spk00: Thank you.
spk14: The next question comes from the line of Christina Hernandez of Telsey Advisory Group.
spk13: Hi, good morning, everyone. I wanted to ask about brand awareness. You've mentioned a couple of times in the call about how it has increased. I wanted to see if you have measured recently and how that number stands today compared to six, 12 months ago.
spk11: Hi Christina, good morning. We conducted a study with an external consulting firm back at the end of last year in Q4 time period, just comparing where our brand awareness levels were to two years prior back in 2020. And we were really pleased. We did see some relative improvements versus the market, showing that we were increasing our awareness. versus some of our peers. But to be totally transparent with everybody, I was actually more excited by how much opportunity we continue to have going forward. So despite those relative improvements, we're still significantly under-penetrated in terms of name recognition and brand awareness to the peers in the space. So we have a lot of opportunity to address that. As I touched on earlier, I'm really excited about the upcoming new store openings. We're really excited about the response to some of our more aggressive prospecting opportunities. We're really excited about some of these experiential and partnership opportunities, get our name out there. As John talked about, I think we have an incredibly passionate team here at our house. It's actually really amazing watching how passionate our internal product development teams and vendors get when they're developing new products. Similarly, our marketing teams and our stores teams are equally as excited about that. But if I could point to one thing, I don't think we've fully realized our opportunity as a marketing team to tell those stories and really make sure that everybody out there is aware of how special our product is, how much goes into it, the materials, the quality, the obsessive attention to performance and the ability to be able to use this furniture in your day-to-day life, even though it looks absolutely beautiful. And so really, really excited as we look at being able to introduce our house as a brand to new potential clients. They're responding incredibly well to our marketing as it stands today. But I think to John's point earlier on the call, we have a lot of opportunity to improve how we're telling those stories and how we're showcasing those uniquenesses. So really, really excited to how clients will respond to that back half of this year and going forward.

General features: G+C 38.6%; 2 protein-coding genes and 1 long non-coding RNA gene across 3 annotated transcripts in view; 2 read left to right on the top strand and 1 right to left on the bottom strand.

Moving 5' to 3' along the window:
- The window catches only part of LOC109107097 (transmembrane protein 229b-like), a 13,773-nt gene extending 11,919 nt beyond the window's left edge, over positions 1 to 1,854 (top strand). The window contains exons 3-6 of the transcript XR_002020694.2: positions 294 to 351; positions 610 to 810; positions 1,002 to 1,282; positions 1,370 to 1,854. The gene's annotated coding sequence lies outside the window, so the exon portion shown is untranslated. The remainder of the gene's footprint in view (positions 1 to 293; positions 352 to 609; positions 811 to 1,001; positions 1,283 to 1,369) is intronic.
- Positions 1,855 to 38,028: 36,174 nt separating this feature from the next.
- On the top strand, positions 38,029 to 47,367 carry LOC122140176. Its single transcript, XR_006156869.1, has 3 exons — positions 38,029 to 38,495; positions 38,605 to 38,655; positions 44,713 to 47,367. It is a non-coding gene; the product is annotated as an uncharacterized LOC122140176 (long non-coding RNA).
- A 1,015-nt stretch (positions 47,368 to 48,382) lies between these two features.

spk13: And then my follow-up is on the product side. So perhaps for John, you spoke about the introductions here for spring, summer, and outdoor. Can you share some color of what you have planned for the back half for the fall and holiday season?
spk10: New products?
spk13: Yeah, new products.